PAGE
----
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Training and Education Command

United States Marine Corps
Family values encourage new Marine to improve quality of life

By Lance Cpl. Frances Candelaria | | May 26, 2010

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Private First Class Duy Trinh cleans his rifle for the last time before turning it in to the depot armory.

Private First Class Duy Trinh cleans his rifle for the last time before turning it in to the depot armory. (Photo by Lance Cpl. Frances Candelaria)


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Private First Class Duy Trinh checks his gear to make sure it is serviceable and all accounted for before returning it to the property control office.

Private First Class Duy Trinh checks his gear to make sure it is serviceable and all accounted for before returning it to the property control office. (Photo by Lance Cpl. Frances Candelaria)


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MARINE CORPS RECRUIT DEPOT SAN DIEGO, Calif. -- When thinking about a question he has just been asked about his life Pfc. Duy Trinh takes a moment to reflect on the answer and also about how it may sound.

“I was born in Saigon, Vietnam,” said Trinh through broken English.  Something in the way he pauses shows in his as eyes, as if the 20 year old goes back to his birthplace and through all his memories that brought him to this exact moment in his life. “My grandparents fled after the Vietnam (conflict), and all my relatives split up after that, some came to the states.”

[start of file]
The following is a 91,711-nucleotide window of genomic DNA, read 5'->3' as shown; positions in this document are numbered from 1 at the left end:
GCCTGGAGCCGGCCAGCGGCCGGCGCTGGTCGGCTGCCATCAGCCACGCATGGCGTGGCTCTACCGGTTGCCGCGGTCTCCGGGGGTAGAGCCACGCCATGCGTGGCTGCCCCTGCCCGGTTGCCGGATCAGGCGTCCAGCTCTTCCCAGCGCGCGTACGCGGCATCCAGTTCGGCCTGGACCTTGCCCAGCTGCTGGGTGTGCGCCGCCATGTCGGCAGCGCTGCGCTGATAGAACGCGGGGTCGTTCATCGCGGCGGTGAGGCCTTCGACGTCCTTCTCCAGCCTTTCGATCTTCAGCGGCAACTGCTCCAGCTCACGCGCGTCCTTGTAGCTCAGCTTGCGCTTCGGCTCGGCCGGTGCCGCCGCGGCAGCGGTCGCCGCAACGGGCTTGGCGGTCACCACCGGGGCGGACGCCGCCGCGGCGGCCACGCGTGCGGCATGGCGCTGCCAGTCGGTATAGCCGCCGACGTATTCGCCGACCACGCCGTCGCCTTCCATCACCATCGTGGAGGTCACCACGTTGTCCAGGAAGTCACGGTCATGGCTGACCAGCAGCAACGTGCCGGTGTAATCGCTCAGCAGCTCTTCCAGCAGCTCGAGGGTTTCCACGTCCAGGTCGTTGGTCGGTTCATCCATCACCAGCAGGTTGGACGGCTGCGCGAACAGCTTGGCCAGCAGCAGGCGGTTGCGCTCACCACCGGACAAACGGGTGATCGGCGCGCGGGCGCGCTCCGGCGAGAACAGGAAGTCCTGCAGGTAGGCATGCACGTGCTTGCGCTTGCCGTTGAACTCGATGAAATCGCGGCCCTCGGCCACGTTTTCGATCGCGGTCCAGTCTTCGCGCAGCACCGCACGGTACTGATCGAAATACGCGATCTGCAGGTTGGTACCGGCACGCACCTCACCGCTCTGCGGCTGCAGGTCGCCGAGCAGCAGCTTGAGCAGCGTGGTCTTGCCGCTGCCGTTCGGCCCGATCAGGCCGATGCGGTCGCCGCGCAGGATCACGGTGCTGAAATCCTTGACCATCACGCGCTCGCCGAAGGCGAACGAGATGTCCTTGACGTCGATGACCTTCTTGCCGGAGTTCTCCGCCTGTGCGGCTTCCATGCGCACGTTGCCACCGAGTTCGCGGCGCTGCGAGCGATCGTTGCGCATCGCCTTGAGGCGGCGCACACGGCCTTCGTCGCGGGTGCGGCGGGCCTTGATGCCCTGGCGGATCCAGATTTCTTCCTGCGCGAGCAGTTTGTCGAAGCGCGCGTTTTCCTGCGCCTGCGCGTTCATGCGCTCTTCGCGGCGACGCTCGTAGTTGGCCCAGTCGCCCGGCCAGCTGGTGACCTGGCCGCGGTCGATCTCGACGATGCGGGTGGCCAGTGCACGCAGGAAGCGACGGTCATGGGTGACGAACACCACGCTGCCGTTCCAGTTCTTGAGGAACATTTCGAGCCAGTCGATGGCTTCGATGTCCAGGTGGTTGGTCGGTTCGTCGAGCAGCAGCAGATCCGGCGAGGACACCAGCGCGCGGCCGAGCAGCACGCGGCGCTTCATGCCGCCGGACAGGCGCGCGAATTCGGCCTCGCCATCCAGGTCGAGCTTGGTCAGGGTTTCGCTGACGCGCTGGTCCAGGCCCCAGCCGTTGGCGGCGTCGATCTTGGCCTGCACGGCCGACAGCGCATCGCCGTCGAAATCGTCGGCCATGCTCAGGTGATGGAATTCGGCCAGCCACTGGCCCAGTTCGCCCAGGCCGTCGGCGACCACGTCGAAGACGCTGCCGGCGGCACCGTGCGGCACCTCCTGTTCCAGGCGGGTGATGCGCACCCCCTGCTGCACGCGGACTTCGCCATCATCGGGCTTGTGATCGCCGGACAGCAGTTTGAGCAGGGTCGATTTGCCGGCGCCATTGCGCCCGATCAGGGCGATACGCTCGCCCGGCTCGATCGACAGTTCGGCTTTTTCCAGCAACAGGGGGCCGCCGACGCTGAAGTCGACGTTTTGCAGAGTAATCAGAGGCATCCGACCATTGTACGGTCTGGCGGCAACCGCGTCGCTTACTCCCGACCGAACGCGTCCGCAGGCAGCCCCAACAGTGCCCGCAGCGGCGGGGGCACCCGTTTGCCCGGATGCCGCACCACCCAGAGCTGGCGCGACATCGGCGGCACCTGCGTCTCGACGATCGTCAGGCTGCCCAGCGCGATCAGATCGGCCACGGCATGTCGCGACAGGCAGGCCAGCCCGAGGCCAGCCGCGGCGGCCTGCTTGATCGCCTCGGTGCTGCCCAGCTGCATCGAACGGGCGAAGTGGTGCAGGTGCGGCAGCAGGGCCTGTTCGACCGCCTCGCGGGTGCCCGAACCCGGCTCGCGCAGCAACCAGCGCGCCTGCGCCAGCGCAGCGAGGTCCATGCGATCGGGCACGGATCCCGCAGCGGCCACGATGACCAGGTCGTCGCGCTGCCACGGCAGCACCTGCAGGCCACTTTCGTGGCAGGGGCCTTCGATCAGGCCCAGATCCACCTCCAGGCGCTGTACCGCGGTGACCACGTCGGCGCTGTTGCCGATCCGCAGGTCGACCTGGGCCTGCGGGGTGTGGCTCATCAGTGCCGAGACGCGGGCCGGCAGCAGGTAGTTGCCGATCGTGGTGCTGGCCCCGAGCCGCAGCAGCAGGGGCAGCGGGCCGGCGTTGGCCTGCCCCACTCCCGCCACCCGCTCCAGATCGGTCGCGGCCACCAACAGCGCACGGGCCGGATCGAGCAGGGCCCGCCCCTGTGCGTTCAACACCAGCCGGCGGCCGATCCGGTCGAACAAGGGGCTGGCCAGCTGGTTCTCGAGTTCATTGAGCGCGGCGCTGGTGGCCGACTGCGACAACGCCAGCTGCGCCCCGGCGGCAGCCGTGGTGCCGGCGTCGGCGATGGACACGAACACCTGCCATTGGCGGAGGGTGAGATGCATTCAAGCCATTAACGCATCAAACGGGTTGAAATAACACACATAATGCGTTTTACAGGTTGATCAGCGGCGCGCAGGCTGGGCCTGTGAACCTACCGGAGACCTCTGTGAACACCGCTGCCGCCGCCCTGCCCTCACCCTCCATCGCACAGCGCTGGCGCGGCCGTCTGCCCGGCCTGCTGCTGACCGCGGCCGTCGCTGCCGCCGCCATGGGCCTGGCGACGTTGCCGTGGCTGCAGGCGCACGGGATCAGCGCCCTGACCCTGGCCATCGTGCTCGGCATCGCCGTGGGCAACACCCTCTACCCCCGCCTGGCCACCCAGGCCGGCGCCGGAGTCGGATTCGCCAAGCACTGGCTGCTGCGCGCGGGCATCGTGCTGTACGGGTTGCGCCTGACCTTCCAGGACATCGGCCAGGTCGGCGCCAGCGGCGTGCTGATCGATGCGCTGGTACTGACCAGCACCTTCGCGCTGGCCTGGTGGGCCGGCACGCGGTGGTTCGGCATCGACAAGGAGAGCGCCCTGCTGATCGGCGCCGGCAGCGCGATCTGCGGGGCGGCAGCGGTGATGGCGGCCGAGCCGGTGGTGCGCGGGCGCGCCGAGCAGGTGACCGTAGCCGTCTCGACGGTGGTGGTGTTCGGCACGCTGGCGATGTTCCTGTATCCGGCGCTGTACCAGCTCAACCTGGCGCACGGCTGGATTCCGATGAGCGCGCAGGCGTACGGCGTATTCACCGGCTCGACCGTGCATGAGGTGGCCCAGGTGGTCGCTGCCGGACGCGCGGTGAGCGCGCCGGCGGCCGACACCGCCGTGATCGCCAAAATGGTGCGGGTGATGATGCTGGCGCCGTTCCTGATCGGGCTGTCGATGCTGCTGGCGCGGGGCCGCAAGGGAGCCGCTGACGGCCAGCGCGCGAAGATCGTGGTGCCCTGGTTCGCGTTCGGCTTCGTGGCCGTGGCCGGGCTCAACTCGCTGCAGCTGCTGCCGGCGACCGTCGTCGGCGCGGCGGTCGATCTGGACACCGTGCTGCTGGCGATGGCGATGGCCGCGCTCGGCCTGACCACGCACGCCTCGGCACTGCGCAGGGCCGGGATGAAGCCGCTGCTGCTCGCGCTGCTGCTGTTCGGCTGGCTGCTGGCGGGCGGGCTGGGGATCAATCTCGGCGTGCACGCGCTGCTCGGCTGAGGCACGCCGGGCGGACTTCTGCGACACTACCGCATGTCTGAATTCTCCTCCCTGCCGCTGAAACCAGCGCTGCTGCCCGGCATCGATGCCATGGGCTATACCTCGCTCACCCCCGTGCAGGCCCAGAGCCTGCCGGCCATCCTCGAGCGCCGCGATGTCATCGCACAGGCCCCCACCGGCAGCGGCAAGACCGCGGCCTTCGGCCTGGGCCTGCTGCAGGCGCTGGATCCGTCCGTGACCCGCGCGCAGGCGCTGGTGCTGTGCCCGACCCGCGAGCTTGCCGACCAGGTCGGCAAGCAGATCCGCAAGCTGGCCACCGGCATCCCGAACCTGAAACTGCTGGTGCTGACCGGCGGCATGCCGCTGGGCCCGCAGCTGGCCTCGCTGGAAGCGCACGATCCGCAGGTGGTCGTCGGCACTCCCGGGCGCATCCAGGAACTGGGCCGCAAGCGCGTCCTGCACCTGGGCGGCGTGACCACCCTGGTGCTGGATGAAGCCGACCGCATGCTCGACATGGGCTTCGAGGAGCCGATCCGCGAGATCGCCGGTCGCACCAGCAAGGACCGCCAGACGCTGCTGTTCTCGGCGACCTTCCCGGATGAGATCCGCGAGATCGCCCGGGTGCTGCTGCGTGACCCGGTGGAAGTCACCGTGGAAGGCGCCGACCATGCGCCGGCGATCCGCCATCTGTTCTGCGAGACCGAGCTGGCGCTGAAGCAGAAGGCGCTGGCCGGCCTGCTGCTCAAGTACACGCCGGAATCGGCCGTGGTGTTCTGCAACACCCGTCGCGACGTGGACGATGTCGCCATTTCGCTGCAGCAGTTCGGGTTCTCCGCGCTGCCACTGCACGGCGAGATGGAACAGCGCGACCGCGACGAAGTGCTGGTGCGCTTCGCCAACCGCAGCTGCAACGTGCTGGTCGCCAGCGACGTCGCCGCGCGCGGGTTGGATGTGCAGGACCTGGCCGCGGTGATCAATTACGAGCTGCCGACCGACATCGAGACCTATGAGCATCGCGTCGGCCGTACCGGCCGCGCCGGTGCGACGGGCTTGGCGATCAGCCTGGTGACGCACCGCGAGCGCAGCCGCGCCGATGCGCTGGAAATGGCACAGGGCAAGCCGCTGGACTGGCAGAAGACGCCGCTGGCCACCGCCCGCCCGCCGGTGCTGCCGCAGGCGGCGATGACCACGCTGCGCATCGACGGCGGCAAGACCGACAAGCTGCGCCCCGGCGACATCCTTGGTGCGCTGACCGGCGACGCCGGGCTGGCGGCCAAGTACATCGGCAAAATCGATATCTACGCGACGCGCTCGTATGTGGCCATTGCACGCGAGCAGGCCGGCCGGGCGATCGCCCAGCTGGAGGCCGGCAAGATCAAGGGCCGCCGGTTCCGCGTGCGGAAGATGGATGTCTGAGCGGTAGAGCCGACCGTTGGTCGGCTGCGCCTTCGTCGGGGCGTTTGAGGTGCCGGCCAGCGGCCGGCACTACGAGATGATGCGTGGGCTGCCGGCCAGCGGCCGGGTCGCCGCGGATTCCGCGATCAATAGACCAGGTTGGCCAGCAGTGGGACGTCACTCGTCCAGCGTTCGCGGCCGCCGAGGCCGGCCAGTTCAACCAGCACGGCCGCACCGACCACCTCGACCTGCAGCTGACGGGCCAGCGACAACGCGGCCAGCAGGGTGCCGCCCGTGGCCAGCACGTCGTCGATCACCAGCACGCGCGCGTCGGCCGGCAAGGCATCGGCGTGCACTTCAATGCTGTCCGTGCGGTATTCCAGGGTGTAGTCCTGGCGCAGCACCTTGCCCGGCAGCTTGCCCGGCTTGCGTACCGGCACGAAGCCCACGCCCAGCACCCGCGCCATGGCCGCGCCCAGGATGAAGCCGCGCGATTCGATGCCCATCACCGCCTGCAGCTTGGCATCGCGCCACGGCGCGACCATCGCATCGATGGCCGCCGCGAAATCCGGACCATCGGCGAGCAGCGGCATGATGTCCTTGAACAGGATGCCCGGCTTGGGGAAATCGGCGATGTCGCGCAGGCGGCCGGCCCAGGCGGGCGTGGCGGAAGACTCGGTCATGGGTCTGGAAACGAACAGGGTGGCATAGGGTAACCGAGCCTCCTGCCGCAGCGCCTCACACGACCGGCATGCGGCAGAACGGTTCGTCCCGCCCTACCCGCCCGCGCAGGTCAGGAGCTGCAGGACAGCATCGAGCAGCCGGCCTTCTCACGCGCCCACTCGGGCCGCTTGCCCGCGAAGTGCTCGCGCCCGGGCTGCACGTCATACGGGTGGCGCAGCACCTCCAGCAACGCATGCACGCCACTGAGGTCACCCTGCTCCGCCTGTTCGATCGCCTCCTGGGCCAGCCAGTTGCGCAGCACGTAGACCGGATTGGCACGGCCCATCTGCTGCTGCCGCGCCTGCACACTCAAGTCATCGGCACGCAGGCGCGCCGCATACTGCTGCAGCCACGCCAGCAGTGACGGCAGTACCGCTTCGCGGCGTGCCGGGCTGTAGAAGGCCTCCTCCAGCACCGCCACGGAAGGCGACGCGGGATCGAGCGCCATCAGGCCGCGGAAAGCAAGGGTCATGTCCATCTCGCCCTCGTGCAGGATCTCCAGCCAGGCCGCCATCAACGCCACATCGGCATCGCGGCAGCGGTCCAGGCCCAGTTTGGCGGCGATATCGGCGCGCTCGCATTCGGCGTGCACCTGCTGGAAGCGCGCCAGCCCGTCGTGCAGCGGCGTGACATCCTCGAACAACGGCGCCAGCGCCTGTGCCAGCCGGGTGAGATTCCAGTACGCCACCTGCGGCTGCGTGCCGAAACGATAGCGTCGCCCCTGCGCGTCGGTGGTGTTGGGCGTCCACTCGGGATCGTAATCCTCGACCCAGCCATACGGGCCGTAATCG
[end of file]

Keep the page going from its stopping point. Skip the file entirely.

Born as the only child to a construction worker and a housewife, Trinh dreamed of growing up to be an engineer, but when his parents decided to move to Garden Grove, Calif. in 2004 the young man focused on learning to speak English and finishing school.

“I started (American) high school with only three months left of my freshman year,” said the Bolsa Grande High School alumni “Mr. Bridges was a (English as a Second Language) teacher, he helped me a lot.  I liked him because he was an instructor first but was very careful in the way he actually listened to me.”

Trinh learned that his teacher was a former active duty Marine and heeded his advice when it came to learning and has carried the guidance with him ever since.

“He always told me ‘Your books are your weapon, like a rifle to a Marine.  Every time you come to school your books are your rifle, without them you can do nothing.”

Though Trinh focused his efforts in school and continued his education at Golden West College in Huntington Beach, Calif. he became unsettled while staying at home and watching television.

 “If you stay at home and watch the news you realize you can’t do anything,” Trinh said, “but if you become a part of something you can make a change.”

So after sitting around through two years of college Trinh looked into joining the military and decided on seeing a Marine recruiter for adventure, the chance to travel and to become the change he wanted to see.

“When he first came into the office he was real quiet and didn’t say much,” said Trinh’s recruiter Staff Sgt. Edgar Ruiz, recruiter, RSS Santa Ana, Calif. “He changed a lot in the delayed entry program.  He would show up to the poolee functions and p.t. he started coming out of his shell.  He was really motivated and very proud to go to boot camp.”

Now that Pfc. Trinh has earned his title as a United States Marine he will go on to become an engineer equipment mechanic and is motivated to serve in the Marine Corps.

“Semper Fidelis means always faithful.  I want to be faithful and help the thing I love.”



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